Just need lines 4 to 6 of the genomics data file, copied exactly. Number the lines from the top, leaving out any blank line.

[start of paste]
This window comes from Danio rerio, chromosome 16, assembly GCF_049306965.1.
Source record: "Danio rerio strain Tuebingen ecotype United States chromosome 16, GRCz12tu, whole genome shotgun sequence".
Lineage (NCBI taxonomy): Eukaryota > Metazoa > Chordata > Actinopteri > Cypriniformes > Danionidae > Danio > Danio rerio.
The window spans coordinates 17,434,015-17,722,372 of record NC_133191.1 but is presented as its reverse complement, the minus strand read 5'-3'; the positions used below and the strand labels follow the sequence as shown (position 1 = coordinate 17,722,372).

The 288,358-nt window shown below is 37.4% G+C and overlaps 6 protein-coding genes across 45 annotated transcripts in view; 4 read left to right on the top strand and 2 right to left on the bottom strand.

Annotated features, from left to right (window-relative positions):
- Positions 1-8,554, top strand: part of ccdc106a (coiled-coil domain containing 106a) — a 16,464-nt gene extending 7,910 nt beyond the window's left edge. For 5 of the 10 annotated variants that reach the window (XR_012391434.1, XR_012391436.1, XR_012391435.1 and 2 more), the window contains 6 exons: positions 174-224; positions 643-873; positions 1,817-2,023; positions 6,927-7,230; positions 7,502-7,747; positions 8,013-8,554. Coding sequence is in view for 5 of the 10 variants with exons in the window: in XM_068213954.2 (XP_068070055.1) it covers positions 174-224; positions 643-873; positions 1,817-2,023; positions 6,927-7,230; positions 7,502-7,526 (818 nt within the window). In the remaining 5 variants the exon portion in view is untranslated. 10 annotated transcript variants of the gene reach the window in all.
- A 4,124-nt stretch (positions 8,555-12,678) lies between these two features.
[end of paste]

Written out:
The window spans coordinates 17,434,015-17,722,372 of record NC_133191.1 but is presented as its reverse complement, the minus strand read 5'-3'; the positions used below and the strand labels follow the sequence as shown (position 1 = coordinate 17,722,372).

The 288,358-nt window shown below is 37.4% G+C and overlaps 6 protein-coding genes across 45 annotated transcripts in view; 4 read left to right on the top strand and 2 right to left on the bottom strand.

Annotated features, from left to right (window-relative positions):